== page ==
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5 Tips to Acing an Interview like Kellyanne Conway

Flip to any news channel and you will most likely see Kellyanne Conway, President Trump’s campaign manager turned political advisor, vehemently defending Trump’s latest actions. Love her or hate her, one thing is for certain: She is unflappable. Even as you chafe and cringe at the commentary, Conway always stays on message, hammers home her point (whether it’s factual or not) and owns each and every interview. She doesn’t shy away from any reporter or any media outlet. She goes after it as if it’s hand-to-hand combat, yielding her well-practiced message points and “alternative facts” like a sharp sword.

For most, working with the media can be intimidating and scary, and we don’t have the same Teflon coating as Conway. For us, the typical concerns and hesitations inevitably creep in – what if I am misquoted? What if my comments are misinterpreted? What if I just sound uninformed?

Whether media requests come through a strategic marketing effort – or if it’s a reaction to a case you are working on, a presentation you gave or some other catalyst – being prepared for telephone and broadcast interviews can undoubtedly buoy your reputation, further position you as a thought leader and strengthen your personal brand.

Nailing Your Media Interview

Even though it may be intimidating to have a reporter keyed into your every word, you can control the interview and come away with a nice placement that helps further your position. Like a professional athlete, Conway doesn’t step onto the field without practice and neither should you. Below are five tips to help you prepare for and nail media interviews like a pro:

  1. Know the medium – Newspaper reporters will approach the interview differently than broadcast reporters, but a good rule of thumb is to keep your comments brief, on point and free of legalese. This is especially important during broadcast interviews, where the interview may last 10 minutes but your sound bite will be reduced to less than 10 seconds.

  2. Draft key messages – With only 10 seconds to make your point, it’s important to know ahead of time what you’re going to say and how you’re going to say it. Prepare a list of three key points and be ready to repeat them so your messages are heard.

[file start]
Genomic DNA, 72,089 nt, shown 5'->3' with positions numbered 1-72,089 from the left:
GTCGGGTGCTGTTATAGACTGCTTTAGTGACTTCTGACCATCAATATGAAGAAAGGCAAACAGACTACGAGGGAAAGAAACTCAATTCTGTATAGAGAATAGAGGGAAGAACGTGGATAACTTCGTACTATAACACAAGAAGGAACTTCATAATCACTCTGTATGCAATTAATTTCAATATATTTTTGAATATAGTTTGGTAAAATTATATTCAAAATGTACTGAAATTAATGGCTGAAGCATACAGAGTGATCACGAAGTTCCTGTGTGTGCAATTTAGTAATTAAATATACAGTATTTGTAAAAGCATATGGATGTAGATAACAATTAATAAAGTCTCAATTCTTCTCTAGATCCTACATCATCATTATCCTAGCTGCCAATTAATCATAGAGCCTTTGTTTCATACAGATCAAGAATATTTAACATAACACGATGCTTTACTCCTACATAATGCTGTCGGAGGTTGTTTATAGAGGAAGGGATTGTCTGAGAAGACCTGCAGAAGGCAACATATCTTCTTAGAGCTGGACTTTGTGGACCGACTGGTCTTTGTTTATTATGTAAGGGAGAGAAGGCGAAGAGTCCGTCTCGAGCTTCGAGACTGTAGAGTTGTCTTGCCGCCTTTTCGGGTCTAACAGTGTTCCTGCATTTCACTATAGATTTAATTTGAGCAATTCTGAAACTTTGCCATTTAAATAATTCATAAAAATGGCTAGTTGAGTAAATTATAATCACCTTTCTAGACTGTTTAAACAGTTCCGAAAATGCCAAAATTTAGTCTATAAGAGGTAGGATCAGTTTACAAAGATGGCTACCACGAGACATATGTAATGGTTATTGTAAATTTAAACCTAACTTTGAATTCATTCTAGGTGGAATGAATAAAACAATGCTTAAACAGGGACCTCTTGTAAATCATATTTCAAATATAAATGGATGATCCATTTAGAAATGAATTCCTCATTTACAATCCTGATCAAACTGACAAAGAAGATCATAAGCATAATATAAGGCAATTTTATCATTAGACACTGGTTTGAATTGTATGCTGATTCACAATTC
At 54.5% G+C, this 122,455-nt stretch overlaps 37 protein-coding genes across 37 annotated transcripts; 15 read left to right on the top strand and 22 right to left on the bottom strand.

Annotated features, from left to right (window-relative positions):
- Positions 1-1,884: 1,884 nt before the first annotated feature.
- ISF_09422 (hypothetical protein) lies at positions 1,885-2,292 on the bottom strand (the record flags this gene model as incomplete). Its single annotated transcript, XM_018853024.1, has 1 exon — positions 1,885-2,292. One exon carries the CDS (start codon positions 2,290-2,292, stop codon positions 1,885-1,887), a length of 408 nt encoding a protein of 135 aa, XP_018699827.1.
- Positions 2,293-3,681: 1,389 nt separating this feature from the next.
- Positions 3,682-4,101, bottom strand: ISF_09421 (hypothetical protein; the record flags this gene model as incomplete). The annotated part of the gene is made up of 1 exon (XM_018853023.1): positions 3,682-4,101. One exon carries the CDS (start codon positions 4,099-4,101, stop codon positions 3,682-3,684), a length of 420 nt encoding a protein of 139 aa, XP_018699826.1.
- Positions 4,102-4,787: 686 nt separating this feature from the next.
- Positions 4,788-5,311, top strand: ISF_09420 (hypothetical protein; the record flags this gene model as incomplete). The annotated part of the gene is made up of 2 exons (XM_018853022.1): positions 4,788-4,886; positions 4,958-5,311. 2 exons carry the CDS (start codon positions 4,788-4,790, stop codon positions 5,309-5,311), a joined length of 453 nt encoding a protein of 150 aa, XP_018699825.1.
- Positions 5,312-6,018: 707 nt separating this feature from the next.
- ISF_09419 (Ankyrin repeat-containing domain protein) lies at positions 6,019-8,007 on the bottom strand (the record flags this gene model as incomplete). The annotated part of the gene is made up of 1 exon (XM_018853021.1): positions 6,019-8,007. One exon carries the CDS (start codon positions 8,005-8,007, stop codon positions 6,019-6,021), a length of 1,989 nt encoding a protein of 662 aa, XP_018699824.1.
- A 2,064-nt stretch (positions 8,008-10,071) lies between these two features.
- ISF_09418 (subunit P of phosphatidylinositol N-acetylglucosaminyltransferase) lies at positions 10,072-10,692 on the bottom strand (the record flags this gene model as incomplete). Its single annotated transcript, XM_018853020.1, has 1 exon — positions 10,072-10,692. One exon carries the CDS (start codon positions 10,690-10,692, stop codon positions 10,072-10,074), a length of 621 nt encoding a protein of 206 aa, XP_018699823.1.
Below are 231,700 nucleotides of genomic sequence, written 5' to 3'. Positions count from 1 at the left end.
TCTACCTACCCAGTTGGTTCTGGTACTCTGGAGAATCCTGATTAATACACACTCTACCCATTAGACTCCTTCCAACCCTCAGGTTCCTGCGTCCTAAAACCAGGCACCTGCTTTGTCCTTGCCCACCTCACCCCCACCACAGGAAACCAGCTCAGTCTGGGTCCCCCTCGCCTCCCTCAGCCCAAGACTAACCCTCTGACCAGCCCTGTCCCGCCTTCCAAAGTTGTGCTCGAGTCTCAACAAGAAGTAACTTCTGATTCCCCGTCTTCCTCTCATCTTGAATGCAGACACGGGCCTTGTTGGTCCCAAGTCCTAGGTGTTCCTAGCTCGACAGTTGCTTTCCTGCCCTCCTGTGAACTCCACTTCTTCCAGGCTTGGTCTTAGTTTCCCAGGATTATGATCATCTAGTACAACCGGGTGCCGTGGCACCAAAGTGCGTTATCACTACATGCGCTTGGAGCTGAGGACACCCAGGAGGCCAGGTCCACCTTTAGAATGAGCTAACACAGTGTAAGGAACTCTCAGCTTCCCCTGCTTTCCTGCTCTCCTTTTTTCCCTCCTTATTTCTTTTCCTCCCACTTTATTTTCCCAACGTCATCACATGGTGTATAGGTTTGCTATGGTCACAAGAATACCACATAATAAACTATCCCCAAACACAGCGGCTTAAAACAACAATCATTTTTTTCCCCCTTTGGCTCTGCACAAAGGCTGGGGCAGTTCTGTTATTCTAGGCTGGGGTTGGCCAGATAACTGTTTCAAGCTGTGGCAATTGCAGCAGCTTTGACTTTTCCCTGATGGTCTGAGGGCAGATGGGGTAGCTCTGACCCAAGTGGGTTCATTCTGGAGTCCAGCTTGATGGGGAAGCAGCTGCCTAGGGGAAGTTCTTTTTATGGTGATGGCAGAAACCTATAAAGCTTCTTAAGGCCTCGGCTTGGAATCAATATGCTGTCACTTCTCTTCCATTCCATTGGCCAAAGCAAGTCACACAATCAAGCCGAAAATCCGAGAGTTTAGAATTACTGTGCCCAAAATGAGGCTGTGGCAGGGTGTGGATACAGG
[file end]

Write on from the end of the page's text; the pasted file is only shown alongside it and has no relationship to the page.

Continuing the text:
3. Always assume the microphone is hot – To avoid a gaffe like the one by CNN’s Kyra Phillips, who visited the ladies’ room while her microphone was still turned on, assume that your mic is always live and that everything you say is on the record and could potentially end up in the story.

  4. Use every question as an opportunity to tell your story – Instead of a yes or no answer, expand on why, talk about what else can still be done, discuss the impact of legislation or the outcome of the case, etc. Use the opportunity to drive your messages home.

  5. Flag important points – A really good way to make sure your messages are heard and that you are quoted accurately is to flag important points for the reporter by using key phrases like, “If you were to quote me, I’d say…,” “The main takeaway is…,” or “The most important point to consider is….”

Familiarize Yourself with the Media

Ultimately, the best preparation for media interviews is to know the reporters who cover your region, industry and areas of practice. Read their stories, speak to them on background and develop a relationship. While we certainly don’t recommend using “alternative facts” to make your point, there is no doubt that watching Kellyanne Conway handle a live interview is great training.

© Copyright 2008-2022, Jaffe AssociatesNational Law Review, Volume VII, Number 39

About this Author

Jaffe has assembled a team of highly skilled, senior marketing, PR and creative consultants to help our clients reach their peak potential. Our staff is a diverse blend of talent and backgrounds that includes former law firm CMOs, journalists and Fortune 500 professionals. Together, we embody a unique merit-based culture where every individual has the opportunity to lead and support in a team environment. We’re able to be as collaborative as we are thanks to our mutual respect for one another and our shared drive to be the best.